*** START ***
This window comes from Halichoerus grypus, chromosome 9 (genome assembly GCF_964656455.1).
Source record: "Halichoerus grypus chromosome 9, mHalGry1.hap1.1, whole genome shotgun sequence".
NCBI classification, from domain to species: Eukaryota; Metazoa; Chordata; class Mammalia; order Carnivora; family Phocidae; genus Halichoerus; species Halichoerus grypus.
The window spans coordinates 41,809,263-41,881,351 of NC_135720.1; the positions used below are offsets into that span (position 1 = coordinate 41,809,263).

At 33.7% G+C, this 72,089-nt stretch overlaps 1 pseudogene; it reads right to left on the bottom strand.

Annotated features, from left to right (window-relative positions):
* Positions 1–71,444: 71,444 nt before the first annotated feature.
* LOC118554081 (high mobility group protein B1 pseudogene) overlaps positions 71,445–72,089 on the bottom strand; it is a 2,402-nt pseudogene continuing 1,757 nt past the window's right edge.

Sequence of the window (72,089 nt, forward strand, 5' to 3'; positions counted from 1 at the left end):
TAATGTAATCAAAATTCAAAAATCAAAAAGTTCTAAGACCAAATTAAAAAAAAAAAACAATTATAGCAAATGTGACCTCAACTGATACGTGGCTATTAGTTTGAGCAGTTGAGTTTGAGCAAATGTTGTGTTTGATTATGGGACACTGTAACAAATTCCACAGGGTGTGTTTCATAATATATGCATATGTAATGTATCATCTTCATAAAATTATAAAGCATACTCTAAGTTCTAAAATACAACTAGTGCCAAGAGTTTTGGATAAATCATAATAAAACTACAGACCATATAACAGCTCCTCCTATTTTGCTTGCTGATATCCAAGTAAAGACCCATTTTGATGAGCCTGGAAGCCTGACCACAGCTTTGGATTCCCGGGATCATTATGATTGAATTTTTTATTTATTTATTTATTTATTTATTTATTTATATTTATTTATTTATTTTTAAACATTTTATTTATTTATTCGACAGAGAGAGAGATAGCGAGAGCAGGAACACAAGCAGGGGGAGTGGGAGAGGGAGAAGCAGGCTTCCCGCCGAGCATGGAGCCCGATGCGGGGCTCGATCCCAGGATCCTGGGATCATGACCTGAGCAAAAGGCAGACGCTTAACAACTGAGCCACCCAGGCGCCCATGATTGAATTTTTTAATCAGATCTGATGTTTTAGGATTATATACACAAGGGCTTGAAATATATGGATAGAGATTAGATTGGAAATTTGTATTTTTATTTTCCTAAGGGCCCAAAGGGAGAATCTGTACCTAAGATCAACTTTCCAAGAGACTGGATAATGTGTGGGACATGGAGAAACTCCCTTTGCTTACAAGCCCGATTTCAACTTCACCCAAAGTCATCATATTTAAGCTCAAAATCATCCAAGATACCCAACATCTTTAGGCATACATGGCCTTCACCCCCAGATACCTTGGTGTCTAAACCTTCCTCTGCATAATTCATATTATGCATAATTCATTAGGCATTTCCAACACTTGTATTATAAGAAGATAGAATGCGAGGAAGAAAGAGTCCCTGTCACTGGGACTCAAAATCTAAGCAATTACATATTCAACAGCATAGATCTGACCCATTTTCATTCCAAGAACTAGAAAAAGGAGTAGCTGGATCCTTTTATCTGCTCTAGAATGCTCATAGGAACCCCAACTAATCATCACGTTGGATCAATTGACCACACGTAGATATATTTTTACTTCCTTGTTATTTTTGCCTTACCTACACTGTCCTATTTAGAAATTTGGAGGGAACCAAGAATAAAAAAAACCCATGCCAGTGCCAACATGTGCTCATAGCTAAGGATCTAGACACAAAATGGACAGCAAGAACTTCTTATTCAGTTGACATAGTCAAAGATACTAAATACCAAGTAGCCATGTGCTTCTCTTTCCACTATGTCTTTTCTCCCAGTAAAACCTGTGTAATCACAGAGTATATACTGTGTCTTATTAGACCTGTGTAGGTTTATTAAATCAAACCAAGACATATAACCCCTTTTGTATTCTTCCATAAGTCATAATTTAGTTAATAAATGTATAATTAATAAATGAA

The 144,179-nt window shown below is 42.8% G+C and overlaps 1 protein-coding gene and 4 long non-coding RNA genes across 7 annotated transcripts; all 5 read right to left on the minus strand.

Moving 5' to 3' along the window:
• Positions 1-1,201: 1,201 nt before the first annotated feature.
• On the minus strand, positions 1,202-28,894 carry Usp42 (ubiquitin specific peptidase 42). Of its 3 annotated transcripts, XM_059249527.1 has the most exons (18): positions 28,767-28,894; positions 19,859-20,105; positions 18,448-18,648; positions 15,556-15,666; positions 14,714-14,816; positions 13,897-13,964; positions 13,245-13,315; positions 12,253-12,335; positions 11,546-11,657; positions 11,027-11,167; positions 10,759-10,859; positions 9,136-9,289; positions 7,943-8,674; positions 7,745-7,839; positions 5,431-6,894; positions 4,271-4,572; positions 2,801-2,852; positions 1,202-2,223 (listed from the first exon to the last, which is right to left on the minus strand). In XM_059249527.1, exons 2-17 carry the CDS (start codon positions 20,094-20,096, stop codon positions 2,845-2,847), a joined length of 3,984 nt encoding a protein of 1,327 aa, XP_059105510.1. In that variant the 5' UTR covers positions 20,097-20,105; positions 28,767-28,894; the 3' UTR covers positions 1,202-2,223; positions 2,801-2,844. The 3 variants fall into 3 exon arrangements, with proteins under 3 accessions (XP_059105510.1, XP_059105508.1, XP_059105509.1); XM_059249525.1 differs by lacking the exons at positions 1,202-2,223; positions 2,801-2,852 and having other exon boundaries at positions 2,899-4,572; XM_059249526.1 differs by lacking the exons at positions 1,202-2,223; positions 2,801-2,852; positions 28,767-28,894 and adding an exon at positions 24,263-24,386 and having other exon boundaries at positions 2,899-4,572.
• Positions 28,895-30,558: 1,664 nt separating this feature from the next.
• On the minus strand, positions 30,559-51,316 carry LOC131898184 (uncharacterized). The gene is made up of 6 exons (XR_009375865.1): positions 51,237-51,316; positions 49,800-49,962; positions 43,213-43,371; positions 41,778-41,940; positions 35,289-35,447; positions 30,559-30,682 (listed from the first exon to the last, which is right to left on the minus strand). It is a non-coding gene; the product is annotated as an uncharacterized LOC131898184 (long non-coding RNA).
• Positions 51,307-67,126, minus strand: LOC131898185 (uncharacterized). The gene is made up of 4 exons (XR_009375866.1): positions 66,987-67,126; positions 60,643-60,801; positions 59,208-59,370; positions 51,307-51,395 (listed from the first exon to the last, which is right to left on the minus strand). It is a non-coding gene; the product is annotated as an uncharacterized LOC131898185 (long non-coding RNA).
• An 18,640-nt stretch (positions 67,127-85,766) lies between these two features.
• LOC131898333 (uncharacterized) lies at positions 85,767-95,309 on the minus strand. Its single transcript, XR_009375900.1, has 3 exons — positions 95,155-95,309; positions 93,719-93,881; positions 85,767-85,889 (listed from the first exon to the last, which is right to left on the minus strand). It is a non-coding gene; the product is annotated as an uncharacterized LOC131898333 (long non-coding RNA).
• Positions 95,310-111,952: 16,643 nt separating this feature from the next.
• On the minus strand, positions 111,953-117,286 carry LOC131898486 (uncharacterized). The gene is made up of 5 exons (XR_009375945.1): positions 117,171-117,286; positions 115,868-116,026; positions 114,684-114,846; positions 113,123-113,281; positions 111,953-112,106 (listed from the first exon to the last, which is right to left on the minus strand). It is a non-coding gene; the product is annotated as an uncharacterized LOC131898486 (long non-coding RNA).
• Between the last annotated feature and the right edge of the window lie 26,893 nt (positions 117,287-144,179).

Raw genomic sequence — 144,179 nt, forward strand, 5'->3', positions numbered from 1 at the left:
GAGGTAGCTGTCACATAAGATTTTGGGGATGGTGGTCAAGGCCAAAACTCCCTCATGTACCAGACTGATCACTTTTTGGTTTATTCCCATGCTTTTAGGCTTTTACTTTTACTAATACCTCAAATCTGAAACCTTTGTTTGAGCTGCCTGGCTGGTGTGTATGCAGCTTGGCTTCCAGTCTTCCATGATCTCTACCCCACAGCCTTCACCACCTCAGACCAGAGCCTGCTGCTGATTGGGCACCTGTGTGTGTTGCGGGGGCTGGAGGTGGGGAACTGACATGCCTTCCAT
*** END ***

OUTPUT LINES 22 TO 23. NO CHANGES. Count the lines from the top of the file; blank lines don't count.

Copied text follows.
• Between the last annotated feature and the right edge of the window lie 26,893 nt (positions 117,287-144,179).

Raw genomic sequence — 144,179 nt, forward strand, 5'->3', positions numbered from 1 at the left: